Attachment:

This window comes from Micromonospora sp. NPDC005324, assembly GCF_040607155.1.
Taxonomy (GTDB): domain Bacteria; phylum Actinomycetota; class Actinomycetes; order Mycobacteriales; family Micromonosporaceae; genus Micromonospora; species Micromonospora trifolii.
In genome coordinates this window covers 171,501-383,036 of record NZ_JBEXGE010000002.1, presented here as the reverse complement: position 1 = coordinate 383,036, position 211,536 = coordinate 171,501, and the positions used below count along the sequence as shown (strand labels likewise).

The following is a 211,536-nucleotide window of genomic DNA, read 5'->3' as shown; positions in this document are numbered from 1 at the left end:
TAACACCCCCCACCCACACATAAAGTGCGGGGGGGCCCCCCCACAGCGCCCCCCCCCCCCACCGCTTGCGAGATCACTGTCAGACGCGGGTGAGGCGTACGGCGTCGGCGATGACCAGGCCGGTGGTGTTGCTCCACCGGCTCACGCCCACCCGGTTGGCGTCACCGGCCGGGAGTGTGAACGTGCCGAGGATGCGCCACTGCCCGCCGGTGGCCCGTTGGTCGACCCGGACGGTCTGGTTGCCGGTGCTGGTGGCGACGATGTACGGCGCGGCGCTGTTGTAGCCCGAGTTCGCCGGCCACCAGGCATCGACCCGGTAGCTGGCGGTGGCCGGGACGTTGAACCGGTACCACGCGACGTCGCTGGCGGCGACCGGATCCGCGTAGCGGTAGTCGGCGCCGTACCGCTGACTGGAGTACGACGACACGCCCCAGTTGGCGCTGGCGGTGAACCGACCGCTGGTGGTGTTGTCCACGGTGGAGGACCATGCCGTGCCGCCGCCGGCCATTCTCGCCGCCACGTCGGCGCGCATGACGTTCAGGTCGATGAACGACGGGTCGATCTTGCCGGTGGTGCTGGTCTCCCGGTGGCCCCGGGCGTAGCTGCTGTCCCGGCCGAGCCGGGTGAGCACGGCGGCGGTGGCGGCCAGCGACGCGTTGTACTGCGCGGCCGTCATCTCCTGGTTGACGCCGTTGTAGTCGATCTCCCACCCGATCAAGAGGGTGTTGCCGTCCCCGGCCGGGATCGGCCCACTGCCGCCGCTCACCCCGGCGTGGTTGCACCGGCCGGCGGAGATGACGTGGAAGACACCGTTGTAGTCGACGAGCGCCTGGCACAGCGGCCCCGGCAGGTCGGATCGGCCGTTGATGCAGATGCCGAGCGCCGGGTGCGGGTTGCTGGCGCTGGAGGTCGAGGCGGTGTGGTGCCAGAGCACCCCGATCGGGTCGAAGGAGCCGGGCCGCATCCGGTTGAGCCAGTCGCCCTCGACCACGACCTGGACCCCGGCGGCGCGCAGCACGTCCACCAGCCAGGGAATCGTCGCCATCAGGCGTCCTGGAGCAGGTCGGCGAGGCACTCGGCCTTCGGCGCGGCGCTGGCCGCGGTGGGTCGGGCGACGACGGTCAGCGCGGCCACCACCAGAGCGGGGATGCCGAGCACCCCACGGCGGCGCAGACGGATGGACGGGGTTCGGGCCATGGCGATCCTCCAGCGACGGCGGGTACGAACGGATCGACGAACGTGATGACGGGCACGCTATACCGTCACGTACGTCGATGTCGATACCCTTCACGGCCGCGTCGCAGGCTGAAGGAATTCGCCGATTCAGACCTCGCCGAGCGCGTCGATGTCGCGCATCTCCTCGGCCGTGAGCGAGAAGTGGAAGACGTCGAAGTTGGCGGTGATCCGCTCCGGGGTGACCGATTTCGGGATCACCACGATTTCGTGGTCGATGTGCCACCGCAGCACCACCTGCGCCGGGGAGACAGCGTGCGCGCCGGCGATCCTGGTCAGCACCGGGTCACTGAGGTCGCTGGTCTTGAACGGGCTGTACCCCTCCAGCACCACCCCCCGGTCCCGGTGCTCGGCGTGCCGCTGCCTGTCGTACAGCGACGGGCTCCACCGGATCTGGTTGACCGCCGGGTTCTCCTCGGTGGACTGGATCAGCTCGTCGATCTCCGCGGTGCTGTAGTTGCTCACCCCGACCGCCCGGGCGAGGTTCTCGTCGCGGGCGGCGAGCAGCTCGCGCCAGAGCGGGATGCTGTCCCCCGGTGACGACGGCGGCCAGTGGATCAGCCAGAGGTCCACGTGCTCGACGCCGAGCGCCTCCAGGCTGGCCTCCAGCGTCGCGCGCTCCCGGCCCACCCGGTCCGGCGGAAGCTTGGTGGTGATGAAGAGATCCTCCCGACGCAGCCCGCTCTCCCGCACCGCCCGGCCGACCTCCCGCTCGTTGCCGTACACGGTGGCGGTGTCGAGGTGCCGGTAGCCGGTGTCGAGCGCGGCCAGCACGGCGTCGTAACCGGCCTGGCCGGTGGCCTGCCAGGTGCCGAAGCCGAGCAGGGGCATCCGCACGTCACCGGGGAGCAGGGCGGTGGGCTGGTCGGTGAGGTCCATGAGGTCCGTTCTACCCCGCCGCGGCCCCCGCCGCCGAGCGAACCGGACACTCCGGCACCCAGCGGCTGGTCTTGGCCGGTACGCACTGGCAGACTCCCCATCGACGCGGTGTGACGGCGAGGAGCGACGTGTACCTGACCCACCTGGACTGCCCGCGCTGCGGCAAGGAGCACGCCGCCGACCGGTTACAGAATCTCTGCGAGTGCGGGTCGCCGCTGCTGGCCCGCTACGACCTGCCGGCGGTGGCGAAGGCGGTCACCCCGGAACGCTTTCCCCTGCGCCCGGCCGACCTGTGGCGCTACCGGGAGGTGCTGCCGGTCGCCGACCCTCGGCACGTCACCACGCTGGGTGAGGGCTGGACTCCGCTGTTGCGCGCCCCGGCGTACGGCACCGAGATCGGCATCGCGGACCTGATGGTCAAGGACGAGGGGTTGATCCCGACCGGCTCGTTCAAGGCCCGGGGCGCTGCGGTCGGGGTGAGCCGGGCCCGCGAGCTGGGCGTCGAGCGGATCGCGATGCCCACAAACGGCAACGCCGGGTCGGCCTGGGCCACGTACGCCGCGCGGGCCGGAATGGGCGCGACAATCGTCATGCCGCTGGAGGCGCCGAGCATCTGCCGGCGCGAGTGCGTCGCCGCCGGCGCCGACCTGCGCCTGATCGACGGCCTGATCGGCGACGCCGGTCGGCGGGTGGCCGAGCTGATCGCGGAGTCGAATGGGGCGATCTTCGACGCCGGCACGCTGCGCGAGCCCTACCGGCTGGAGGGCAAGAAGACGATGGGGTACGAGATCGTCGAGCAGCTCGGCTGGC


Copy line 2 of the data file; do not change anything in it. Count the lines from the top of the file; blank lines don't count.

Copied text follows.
Taxonomy (GTDB): domain Bacteria; phylum Actinomycetota; class Actinomycetes; order Mycobacteriales; family Micromonosporaceae; genus Micromonospora; species Micromonospora trifolii.